The German Classics of the Nineteenth and Twentieth Centuries, Volume 10 eBook

This eBook from the Gutenberg Project consists of approximately 628 pages of information about The German Classics of the Nineteenth and Twentieth Centuries, Volume 10.

This success of the 18th of August had only been made possible by the preceding battles of the 14th and 16th.

The French estimate their losses at 13,000 men.  In October, 173,000 were still in Metz, which proves that more than 180,000 French engaged in the battle of the 18th.  The seven German Corps facing them were exactly 178,818 strong.  Thus the French had been driven out of a position of almost unrivalled natural advantages by a numerically inferior force.  It is self-evident that the loss of the aggressors must have been much greater than that of the defence; it amounted to 20,584 men, among them 899 officers.

Though the war-establishment provides one officer to every forty men, in this battle one officer had been killed to every twenty-three; a splendid testimony to the example set by the officers to their brave men, but a loss which could not be made good during the course of the war.  During the first fortnight of August, in six battles the Germans had lost 50,000 men.  It was impossible at once to find substitutes, but new companies were formed of time-expired soldiers.

The first thing to be done that same evening was to move on the foremost baggage train, and the ambulance corps from the right bank of the Moselle; ammunition was also served out all round.  In Rezonville, which was crowded with the wounded, a little garret for the King and quarters for the Staff had with much difficulty been secured.  The officers were engaged throughout the night in studying the requirements which the new situation created by the victory peremptorily demanded.  All these orders were placed before His Majesty for approval by the morning of the 19th.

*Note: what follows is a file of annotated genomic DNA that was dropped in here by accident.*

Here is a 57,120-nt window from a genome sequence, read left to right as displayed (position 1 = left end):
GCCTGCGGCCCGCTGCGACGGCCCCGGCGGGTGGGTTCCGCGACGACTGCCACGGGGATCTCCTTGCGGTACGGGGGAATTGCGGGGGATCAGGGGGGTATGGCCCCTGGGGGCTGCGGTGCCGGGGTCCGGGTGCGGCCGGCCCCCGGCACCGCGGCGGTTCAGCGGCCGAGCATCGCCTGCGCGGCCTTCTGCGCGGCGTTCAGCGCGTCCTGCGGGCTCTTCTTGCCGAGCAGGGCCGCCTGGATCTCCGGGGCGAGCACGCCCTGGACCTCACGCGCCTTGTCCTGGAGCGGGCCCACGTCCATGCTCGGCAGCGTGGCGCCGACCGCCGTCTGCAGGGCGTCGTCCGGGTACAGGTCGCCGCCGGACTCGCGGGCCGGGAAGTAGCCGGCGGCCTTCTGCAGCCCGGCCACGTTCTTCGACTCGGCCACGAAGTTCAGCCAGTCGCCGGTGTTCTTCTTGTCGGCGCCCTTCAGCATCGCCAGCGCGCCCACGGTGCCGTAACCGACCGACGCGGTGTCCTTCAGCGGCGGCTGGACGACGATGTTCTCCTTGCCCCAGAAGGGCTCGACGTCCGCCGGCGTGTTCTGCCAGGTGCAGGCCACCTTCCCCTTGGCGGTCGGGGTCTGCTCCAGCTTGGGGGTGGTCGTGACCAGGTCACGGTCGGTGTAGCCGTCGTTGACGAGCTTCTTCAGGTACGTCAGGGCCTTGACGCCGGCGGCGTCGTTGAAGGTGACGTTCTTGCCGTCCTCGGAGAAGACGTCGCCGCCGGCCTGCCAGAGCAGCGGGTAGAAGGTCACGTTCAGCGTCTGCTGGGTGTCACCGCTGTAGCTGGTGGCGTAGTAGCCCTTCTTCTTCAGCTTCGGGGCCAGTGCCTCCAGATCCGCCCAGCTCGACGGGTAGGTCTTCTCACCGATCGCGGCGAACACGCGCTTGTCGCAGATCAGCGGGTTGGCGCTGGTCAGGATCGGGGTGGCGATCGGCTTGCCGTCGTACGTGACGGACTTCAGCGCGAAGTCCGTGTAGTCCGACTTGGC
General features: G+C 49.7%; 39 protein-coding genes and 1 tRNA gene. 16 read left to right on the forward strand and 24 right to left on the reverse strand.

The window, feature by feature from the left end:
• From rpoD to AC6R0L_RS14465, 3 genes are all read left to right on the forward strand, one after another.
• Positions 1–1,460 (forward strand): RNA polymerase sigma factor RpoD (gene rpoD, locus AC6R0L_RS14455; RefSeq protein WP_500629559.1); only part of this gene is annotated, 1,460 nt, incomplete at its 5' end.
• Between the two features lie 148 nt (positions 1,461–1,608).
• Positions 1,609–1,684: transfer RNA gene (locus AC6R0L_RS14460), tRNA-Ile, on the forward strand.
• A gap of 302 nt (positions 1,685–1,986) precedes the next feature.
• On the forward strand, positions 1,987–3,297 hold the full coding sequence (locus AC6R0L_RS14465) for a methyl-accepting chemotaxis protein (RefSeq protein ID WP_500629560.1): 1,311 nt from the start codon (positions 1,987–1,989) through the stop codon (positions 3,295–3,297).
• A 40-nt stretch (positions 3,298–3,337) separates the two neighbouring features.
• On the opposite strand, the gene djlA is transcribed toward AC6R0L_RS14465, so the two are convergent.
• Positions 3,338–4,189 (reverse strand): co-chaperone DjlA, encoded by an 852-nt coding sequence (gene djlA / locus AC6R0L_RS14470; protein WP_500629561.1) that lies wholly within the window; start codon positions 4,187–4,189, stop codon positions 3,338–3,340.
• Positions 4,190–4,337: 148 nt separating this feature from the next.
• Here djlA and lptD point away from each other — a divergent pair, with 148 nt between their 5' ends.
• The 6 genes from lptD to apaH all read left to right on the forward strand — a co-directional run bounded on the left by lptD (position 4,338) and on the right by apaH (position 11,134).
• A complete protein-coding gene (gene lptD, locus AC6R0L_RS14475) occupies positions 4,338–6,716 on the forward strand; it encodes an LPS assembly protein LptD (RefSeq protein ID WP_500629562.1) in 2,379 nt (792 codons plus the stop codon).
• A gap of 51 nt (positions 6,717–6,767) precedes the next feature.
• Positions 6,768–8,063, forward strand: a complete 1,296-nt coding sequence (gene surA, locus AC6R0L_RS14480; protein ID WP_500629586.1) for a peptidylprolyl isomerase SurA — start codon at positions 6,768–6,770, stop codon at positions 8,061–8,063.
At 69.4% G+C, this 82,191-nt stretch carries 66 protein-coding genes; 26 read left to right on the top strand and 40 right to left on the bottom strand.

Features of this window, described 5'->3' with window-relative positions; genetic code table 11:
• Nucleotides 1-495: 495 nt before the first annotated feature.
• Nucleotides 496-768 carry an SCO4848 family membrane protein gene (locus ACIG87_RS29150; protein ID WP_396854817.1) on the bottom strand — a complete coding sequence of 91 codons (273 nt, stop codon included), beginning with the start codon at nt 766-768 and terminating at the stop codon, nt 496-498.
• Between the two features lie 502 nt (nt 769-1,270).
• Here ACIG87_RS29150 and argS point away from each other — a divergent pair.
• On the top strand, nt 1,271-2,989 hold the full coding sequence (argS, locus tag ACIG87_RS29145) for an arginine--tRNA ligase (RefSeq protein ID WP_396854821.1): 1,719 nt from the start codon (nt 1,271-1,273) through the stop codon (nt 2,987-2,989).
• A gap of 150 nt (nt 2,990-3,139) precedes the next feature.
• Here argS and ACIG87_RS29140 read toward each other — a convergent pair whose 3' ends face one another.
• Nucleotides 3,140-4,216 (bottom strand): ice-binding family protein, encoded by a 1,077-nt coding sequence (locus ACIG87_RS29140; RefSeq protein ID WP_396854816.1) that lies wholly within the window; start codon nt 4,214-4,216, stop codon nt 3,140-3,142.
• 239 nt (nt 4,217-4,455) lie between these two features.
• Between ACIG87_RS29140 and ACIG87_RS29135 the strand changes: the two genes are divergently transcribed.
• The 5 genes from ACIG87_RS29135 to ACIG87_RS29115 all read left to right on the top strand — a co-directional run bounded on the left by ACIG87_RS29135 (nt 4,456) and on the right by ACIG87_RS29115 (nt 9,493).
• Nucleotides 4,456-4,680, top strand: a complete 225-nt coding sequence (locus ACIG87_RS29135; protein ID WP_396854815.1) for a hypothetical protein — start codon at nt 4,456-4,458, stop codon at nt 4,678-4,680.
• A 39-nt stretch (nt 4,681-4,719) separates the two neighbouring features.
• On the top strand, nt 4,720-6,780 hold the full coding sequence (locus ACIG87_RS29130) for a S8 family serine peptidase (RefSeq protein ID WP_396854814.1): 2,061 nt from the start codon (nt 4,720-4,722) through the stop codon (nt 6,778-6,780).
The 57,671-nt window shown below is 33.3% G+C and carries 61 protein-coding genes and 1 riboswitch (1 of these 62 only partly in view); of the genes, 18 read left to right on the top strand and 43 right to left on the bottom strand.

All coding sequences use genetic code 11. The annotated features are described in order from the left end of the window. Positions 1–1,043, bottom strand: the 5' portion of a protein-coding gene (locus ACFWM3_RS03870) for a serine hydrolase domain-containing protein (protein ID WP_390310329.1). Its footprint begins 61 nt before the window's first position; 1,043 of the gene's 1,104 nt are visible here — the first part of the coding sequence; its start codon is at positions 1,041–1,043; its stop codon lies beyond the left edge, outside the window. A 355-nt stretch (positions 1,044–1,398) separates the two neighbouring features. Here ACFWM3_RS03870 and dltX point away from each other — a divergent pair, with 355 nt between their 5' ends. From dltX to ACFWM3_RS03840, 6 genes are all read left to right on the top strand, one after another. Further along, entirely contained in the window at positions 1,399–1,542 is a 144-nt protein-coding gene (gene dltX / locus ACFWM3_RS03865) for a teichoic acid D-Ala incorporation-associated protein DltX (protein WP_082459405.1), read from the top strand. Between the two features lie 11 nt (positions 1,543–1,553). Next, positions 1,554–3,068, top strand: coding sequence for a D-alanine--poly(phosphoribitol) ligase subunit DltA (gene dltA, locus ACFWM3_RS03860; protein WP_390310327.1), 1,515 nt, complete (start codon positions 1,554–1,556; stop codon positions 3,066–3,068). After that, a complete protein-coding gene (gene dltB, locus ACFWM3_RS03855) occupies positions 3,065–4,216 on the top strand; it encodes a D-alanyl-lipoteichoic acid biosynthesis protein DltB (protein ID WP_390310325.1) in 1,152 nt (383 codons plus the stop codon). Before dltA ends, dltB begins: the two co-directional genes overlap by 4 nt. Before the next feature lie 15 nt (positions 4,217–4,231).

[Footnote 45:  From The Franco-German War of 1870-71.  Permission Harper & Brothers, New York and London.]




The last noteworthy use to which the aged Fieldmarshal put his pen was to commit to paper certain reflections and chains of reasoning, for which he drew upon the rich experience of his strenuous and eventful life, and in which he hoped to find consolation in his last days, and a vantage ground from which he might cast a glance over the unknown future and confirm his faith in an everlasting life.

The aim of the Fieldmarshal, in writing these pages, was to attain to clearness of vision concerning his earthly lot, to bring the forces which were at work in his soul into harmony with those which govern the universe, to reconcile faith and knowledge, and to satisfy himself that life on this earth can only be regarded as a preparation for eternal life, and must be regulated accordingly.  So lofty is this aim that it alone entitles these confessions to a serious

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The German Classics of the Nineteenth and Twentieth Centuries, Volume 10 from Project Gutenberg. Public domain.
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